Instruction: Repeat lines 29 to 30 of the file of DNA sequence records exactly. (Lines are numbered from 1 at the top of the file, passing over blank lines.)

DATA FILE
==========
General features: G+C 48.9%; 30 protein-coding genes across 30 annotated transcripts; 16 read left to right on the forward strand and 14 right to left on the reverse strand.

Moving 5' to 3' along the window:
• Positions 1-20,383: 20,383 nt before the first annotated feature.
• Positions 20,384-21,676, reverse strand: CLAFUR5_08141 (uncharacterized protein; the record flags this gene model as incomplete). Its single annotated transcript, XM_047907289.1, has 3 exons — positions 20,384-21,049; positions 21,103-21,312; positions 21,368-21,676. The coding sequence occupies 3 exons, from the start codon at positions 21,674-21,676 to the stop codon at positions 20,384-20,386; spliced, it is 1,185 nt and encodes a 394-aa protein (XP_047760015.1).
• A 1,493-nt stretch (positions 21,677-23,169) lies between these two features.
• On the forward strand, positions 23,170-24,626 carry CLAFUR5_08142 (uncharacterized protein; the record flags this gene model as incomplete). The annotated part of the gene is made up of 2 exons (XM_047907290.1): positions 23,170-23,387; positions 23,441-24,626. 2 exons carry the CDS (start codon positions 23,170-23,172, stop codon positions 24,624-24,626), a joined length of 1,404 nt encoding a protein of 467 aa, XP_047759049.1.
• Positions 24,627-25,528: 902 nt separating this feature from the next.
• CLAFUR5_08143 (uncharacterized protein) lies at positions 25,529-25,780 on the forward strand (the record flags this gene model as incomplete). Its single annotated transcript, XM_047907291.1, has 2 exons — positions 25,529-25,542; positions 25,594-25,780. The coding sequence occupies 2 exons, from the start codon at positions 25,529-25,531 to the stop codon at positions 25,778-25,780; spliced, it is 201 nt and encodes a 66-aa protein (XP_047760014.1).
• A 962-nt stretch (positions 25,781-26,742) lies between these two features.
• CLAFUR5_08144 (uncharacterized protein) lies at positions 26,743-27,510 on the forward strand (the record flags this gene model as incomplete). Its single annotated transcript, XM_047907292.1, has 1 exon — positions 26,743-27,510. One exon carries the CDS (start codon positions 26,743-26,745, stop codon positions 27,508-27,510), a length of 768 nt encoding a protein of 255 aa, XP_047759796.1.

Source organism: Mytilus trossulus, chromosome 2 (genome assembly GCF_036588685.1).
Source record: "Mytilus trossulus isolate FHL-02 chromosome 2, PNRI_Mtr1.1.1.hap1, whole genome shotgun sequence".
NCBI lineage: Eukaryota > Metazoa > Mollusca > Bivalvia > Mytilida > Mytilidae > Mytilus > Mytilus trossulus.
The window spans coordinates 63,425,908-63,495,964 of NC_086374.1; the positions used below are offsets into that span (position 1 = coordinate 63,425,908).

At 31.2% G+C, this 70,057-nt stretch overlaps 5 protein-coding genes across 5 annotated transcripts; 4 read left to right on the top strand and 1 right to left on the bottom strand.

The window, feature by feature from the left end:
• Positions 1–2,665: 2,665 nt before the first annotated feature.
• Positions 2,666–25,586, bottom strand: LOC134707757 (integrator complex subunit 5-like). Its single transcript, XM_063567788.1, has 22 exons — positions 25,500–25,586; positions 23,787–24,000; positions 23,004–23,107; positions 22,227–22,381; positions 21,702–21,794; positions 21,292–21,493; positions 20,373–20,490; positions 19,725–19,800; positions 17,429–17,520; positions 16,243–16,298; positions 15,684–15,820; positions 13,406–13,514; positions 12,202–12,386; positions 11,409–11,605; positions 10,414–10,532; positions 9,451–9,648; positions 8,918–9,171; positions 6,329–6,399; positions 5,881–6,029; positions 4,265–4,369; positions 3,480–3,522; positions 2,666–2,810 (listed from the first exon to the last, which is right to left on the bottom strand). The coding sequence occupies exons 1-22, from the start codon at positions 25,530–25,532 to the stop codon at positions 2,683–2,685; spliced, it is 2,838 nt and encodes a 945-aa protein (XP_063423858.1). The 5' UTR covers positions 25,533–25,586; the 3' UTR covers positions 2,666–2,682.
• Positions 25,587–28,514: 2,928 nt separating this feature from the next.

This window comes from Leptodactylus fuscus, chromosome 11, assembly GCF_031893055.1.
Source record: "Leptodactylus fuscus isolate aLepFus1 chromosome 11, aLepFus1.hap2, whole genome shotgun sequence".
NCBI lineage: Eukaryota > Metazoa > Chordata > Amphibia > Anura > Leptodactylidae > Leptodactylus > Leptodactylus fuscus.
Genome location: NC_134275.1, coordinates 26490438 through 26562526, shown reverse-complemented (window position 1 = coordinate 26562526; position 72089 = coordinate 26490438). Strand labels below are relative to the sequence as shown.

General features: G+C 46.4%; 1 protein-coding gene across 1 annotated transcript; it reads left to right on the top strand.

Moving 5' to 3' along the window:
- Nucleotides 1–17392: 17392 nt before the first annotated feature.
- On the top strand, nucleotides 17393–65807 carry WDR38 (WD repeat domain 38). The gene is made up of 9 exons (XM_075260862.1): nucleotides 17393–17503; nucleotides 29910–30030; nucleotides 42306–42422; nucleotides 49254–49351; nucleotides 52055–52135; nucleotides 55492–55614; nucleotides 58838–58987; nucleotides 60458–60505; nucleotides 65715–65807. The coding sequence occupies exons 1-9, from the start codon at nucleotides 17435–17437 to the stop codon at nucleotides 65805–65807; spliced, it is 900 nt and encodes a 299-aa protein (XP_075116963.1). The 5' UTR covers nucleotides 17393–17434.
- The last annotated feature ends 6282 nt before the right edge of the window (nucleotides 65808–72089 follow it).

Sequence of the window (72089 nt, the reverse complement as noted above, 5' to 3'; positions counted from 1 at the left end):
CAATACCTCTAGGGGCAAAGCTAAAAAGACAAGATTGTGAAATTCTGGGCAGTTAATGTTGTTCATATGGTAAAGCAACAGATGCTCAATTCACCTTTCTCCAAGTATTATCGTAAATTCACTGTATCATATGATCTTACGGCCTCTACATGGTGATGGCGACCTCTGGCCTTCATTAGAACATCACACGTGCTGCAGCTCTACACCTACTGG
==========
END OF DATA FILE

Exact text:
Sequence of the window (72089 nt, the reverse complement as noted above, 5' to 3'; positions counted from 1 at the left end):
CAATACCTCTAGGGGCAAAGCTAAAAAGACAAGATTGTGAAATTCTGGGCAGTTAATGTTGTTCATATGGTAAAGCAACAGATGCTCAATTCACCTTTCTCCAAGTATTATCGTAAATTCACTGTATCATATGATCTTACGGCCTCTACATGGTGATGGCGACCTCTGGCCTTCATTAGAACATCACACGTGCTGCAGCTCTACACCTACTGG